Fentanyl Test Strips Decriminalized In Ohio

Manish Mishra, MBBS

Medically Reviewed By: Manish Mishra, MBBS

on February 19, 2023

Fentanyl is an extremely powerful opioid that’s caused numerous overdose deaths. It’s often laced in other drugs. In most cases, you can’t identify a fentanyl-laced drug unless you use a fentanyl test strip. Ohio lawmakers recently decriminalized fentanyl test strips to help reduce overdoses.

According to the Centers for Disease Control and Prevention (CDC), Ohio has the country’s fourth-highest drug overdose death rate. Most of those deaths involve fentanyl. 

Fentanyl is a powerful synthetic opioid. It’s often laced in other substances, including powder drugs like cocaine and pills like OxyContin. 

In general, you can’t tell when a drug has been laced with fentanyl. That means anyone who uses street drugs may die of a fentanyl overdose. To reduce these deaths, Ohio recently decriminalized fentanyl test strips. 

Fentanyl Test Strips In Ohio

Fentanyl test strips are small strips of paper that can detect the presence of fentanyl in various substances. They can help people who use street drugs avoid fentanyl and reduce their risk of overdose

Using fentanyl test strips is a form of harm reduction. Harm reduction is a public health approach that seeks to decrease overdoses, disease, and other health risks among people who use drugs. 


Some people criticize fentanyl test strips and other forms of harm reduction, arguing that they encourage drug use. 

However, many individuals are unable to stop using drugs because they live with addiction. Addiction is a serious, chronic disease. While it’s treatable, some people can’t yet access treatment. In these cases, fentanyl test strips can be life-saving.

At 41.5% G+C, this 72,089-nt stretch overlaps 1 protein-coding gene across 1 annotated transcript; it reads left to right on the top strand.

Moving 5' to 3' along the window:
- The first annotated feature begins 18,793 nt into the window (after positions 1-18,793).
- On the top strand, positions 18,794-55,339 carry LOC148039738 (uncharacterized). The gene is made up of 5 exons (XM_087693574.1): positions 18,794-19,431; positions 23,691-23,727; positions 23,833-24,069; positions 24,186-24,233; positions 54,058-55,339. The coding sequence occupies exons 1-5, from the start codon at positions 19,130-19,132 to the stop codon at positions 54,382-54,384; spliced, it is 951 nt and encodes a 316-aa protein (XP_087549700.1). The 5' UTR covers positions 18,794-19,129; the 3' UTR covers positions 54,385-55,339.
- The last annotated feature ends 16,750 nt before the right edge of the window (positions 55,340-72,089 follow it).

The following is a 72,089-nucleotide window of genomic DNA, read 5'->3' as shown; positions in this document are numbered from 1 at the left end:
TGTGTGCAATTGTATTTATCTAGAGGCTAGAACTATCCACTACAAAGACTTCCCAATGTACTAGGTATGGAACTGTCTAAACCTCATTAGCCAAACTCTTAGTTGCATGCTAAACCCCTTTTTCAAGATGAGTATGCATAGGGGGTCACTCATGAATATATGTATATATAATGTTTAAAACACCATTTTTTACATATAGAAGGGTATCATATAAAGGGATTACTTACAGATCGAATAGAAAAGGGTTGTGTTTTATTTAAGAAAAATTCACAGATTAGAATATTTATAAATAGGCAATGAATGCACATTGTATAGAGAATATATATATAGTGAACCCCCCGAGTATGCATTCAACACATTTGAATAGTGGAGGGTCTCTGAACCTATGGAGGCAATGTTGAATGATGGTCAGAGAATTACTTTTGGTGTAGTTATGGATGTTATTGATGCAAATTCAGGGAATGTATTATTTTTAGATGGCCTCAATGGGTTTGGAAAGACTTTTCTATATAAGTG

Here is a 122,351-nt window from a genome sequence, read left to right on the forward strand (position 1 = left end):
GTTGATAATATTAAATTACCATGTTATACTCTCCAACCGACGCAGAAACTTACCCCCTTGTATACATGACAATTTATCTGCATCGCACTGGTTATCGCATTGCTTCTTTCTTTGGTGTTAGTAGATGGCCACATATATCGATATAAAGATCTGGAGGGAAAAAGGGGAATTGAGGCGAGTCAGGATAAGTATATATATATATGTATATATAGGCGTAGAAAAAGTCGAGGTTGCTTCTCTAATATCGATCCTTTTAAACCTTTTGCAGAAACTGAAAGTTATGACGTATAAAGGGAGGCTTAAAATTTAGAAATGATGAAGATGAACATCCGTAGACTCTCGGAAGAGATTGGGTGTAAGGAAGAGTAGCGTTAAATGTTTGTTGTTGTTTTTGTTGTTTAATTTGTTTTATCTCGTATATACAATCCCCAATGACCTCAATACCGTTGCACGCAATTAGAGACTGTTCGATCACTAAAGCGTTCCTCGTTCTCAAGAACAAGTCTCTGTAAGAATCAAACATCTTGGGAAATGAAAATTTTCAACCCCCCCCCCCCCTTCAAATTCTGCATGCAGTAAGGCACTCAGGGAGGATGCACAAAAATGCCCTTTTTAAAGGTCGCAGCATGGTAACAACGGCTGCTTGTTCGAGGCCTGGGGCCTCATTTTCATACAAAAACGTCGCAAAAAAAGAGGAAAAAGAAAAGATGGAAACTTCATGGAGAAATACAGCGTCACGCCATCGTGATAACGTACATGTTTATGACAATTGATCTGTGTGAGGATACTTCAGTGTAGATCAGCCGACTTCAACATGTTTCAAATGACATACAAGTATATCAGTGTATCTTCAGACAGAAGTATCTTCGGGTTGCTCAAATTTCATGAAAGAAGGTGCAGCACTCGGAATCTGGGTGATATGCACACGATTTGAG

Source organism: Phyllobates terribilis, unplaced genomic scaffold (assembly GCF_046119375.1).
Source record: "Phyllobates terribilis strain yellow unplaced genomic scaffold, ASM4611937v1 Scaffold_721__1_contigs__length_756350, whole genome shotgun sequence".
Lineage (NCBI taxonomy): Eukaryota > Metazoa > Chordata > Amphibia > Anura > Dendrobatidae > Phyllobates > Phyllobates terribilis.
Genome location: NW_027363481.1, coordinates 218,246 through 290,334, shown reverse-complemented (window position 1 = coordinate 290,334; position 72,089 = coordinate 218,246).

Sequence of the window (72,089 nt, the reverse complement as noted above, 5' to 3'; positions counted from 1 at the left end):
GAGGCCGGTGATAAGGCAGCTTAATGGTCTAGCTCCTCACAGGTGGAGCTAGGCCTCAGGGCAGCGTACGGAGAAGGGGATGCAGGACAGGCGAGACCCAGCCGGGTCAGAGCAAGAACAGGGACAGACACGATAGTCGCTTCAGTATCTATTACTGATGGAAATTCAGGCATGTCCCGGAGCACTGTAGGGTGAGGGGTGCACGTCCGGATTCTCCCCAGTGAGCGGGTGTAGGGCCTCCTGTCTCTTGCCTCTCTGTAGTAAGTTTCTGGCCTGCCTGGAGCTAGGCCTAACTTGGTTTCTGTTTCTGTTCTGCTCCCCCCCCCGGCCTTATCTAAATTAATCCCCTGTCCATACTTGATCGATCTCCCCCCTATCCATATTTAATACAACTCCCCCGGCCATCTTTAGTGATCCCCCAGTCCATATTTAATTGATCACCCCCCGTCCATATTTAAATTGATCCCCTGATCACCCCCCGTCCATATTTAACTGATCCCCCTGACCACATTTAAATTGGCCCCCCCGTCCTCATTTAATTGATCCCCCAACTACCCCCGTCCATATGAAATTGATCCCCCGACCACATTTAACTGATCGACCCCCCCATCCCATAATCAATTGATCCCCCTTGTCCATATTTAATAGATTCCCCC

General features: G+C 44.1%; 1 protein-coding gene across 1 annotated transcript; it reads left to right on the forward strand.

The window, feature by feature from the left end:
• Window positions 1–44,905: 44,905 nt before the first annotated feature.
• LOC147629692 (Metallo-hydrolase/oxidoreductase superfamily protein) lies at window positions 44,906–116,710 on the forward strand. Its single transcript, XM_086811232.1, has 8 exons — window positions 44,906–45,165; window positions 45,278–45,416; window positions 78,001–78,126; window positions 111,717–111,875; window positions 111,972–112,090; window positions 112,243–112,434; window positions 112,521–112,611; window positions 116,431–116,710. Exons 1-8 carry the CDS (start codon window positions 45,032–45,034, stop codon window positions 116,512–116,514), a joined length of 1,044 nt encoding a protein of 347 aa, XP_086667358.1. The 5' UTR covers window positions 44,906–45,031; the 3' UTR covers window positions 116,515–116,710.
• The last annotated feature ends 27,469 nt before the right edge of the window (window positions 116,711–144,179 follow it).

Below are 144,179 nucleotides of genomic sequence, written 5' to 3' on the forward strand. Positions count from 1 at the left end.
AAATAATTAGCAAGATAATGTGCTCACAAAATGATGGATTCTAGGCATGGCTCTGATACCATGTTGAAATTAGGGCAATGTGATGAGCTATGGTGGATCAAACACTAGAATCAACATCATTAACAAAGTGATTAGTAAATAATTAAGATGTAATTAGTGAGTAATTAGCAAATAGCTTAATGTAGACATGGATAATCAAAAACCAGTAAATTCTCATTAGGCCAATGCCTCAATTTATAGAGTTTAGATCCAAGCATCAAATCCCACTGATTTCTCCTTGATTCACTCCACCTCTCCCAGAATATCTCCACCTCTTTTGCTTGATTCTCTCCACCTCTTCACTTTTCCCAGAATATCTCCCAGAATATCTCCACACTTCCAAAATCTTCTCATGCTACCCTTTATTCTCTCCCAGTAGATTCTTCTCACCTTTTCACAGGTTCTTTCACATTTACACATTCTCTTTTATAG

Ohio law classified fentanyl test strips as “drug paraphernalia” in 2022. People who possess drug paraphernalia may face a fourth-degree misdemeanor charge and up to 30 days in jail. 

However, on January 3rd, 2023, the Ohio House and Senate passed a bill that decriminalizes fentanyl test strips. Set to take effect in April, this law will make it easier for Ohioans to access the strips

How Fentanyl Test Strips Work

To use a fentanyl test strip, you place a small amount of a drug in a container, mix it with water, and place one end of the test strip in the water for about 15 seconds. You then remove the strip from the water, wait 5 minutes, and check the results. 

For most strips, a single line is positive, meaning the drug contains fentanyl and should not be used. Two lines is negative, meaning the drug does not contain fentanyl. 

Some strips may work a little differently. When using a strip, carefully follow all of the directions that come with it. 

How To Find Fentanyl Test Strips In Ohio

Ohioans can find fentanyl test strips at harm reduction programs and some health departments. 

They typically cost about $1, though some locations offer free fentanyl test strips. You can search the internet to find an organization offering the strips in your area. Some organizations will even mail them to you.

Other Ways To Prevent Fentanyl Overdose